Feedback Friday: Science Illiteracy

A study was published this week by the National Science Foundation that made my blood cold, and judging from the three people who emailed it to me, you felt the same way.  The study, called Science & Engineering Indicators 2014, is available online for free at, and is worth a read.  Though you might want to sit down first.

The part that peeves me the most is Chapter 7, Science and Technology: Public Attitudes and Understanding.  This also marked the first release of the 2012 NSF Science Literacy survey, and oh boy.  This one was bad.  Just so you get a taste of how incredibly egregious it was, here are some highlights.

Question 3: Does the Earth go around the Sun, or does the Sun go around the Earth?

Correct Answer: Earth around Sun.

Percentage of respondents answering correctly: 74%

Question 4: How long does it take for the Earth to go around the Sun: one day, one month, or one year?

Correct Answer: One year

Percentage of respondents answering correctly: 55%

There are others—for example, a majority of respondents believe that lasers work by focusing sound waves, a fact that is completely and utterly untrue—but I’m going to stop here because it is honestly painful, and you get the idea.  Americans know very little about science.  Why is that?  The answer comes from our deeply broken educational system.

Education in America has a very strange history.  Since the Revolution in 1776, education has been a priority… in some places.  Namely, New England.  In Massachusetts, the imperative of education stretches back to a century before the first shots were fired at Lexington Green, with the founding of the Dedham  School in 1643.  The Dedham School was something new—a taxpayer funded school that was free to attend.  This was a new idea!  Never before in history had there been a school that was free.  The citizens of Dedham had sparked their own revolution a century before Washington’s.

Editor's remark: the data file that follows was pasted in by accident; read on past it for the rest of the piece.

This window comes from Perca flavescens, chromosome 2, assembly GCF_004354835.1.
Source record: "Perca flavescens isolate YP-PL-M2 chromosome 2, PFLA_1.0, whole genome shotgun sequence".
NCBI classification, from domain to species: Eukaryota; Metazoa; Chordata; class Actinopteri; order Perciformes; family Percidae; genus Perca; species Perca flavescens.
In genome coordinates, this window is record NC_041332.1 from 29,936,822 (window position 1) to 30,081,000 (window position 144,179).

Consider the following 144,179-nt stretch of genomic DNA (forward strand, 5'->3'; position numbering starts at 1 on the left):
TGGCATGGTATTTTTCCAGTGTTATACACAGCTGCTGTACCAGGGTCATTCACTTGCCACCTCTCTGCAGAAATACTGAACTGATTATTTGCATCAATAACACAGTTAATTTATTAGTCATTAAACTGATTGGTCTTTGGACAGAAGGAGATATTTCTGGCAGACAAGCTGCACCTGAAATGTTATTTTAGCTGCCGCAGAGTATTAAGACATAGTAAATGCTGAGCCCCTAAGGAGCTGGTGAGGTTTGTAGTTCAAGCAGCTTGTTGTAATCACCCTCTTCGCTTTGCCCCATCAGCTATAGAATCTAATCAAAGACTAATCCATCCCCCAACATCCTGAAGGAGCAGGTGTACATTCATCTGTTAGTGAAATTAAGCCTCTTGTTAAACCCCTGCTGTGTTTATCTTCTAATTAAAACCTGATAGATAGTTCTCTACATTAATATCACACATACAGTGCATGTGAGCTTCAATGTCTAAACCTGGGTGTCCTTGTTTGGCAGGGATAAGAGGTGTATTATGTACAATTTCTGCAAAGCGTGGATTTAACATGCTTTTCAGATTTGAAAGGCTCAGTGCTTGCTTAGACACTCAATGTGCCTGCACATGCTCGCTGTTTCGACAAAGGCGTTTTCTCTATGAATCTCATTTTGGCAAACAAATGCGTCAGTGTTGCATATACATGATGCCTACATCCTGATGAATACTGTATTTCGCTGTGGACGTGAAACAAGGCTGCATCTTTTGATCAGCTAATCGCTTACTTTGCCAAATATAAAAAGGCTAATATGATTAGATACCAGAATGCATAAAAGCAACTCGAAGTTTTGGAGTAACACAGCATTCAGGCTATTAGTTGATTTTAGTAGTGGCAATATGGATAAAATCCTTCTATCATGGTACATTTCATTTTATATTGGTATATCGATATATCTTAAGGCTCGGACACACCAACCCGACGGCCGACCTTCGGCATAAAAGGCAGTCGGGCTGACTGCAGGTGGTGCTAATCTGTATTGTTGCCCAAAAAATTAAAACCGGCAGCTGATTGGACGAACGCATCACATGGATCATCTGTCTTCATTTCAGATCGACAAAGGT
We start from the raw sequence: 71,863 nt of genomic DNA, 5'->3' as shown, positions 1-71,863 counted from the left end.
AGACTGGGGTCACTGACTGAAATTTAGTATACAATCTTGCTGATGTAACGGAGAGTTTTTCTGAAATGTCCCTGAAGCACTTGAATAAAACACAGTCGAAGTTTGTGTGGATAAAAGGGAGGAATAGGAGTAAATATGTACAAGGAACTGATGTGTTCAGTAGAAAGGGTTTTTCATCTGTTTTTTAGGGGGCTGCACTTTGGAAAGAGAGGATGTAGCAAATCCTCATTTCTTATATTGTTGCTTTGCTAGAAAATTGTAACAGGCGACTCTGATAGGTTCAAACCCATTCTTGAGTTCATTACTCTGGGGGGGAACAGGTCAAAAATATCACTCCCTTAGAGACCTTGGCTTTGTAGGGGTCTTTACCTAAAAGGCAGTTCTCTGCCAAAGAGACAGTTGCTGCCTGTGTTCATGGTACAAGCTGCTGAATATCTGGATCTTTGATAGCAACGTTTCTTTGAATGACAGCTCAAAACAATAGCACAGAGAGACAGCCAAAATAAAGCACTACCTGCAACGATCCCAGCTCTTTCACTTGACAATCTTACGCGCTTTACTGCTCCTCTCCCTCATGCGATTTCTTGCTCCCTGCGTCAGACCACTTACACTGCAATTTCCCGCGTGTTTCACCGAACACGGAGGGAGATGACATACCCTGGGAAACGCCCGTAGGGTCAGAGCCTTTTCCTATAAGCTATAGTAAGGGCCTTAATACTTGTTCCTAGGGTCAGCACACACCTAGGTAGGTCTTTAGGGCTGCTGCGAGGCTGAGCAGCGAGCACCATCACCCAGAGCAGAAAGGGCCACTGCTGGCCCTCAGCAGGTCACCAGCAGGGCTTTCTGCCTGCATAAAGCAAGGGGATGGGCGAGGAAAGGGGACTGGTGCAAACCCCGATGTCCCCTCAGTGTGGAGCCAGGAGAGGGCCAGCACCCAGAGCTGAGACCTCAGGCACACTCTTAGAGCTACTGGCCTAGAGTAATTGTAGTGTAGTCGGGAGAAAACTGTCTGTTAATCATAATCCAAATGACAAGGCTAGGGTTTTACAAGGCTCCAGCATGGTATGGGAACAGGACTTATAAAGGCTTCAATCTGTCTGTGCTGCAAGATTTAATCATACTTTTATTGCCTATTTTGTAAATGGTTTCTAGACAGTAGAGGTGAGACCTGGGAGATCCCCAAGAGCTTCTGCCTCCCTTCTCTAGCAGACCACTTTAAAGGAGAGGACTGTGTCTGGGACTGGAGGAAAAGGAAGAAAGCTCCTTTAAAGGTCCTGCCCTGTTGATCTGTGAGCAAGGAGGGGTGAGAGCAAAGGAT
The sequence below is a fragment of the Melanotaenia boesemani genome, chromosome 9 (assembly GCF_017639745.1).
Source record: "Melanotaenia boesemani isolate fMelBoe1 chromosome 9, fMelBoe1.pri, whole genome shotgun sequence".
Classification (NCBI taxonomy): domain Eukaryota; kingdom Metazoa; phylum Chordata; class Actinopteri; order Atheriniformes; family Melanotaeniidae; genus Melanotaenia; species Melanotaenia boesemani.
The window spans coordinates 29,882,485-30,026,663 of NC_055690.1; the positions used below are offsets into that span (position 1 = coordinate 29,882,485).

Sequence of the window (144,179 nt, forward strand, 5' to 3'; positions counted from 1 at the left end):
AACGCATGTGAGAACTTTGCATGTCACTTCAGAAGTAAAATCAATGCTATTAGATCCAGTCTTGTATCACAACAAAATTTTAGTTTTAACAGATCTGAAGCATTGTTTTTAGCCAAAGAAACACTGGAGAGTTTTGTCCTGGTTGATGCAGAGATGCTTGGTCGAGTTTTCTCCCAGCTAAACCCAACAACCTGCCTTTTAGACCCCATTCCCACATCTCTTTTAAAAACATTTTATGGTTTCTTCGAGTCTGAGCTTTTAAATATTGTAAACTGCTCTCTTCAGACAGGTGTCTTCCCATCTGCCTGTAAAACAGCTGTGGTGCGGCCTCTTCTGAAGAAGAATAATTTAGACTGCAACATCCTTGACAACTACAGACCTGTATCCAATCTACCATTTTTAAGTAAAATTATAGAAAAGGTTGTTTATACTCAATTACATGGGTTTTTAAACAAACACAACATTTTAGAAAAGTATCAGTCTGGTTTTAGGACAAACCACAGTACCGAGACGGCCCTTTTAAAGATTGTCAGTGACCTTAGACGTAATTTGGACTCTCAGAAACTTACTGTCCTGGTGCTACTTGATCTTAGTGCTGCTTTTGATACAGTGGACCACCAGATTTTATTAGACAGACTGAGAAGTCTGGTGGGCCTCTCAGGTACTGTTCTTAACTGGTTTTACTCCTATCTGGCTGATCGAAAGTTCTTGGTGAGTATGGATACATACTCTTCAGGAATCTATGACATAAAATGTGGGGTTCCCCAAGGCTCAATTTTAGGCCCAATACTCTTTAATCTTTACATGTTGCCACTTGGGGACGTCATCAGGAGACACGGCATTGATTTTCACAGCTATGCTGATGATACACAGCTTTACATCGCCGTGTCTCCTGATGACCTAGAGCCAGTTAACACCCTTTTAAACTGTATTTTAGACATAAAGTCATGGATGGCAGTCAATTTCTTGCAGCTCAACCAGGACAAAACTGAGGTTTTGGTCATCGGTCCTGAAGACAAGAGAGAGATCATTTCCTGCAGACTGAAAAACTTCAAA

Over the next hundred years, education in America continued to flourish… in the North.  After the Revolution, the founders placed a high imperative on education.  Thomas Jefferson founded the University of Virginia, Benjamin Franklin founded the University of Pennsylvania, and George Washington gave Washington and Lee University, then Washington College, a generous endowment.  For the founders, education was a primary concern.

By the mid-19th century, education in the Northern states was robust.  According to the 1840 Census,  approximately 75% of children in New England were attending school.  Literacy rates were high, and the United States was one of the best educated countries in the world… if you looked at the North.  The South, on the other hand, was a mess.  Education in the United States was fairly good overall, but quite uneven.

I bring up this history to explain why this study was sadly unsurprising to me.  Many people responded with shock or disbelief, and I wish I could respond that way too, but I cannot.  Do not get me wrong, there are some places in the US—such as my home of Montgomery County, Maryland— where education is top notch.  I was lucky enough to attend one of the top 150 high schools in the United States by The Washington Post’s count.  But lots of people aren’t that lucky.  For the entire history of this country, education has been uneven across this great land of ours.  While some schools flourish, others flounder.

This, I believe, is one of the greatest social problems of our age.  Because schools in wealthy areas are generally quite good, and schools in disadvantaged areas are generally not as good, it is harder to get in to a good college if you come from these areas.  A good education is one of the best tools ever devised for social mobility, and by denying it to those who need it most, we ensure the continuation of the rift between rich and poor and the perpetuation of a bifurcated class structure.  Rather than trying to make every school better, I think we should start with working on making all of our schools as good as my high school.  It will take time, it will take money, and it will take sacrifice.  Your taxes will probably go up.  But the reward for the price we pay will be a better chance for future generations.  The American dream is one of upward mobility, and a good public education for everyone, not just those who can afford it, is the engine that drives the train.  In the meantime, keep educating yourself by wondering endlessly about the endless wonder that is life.


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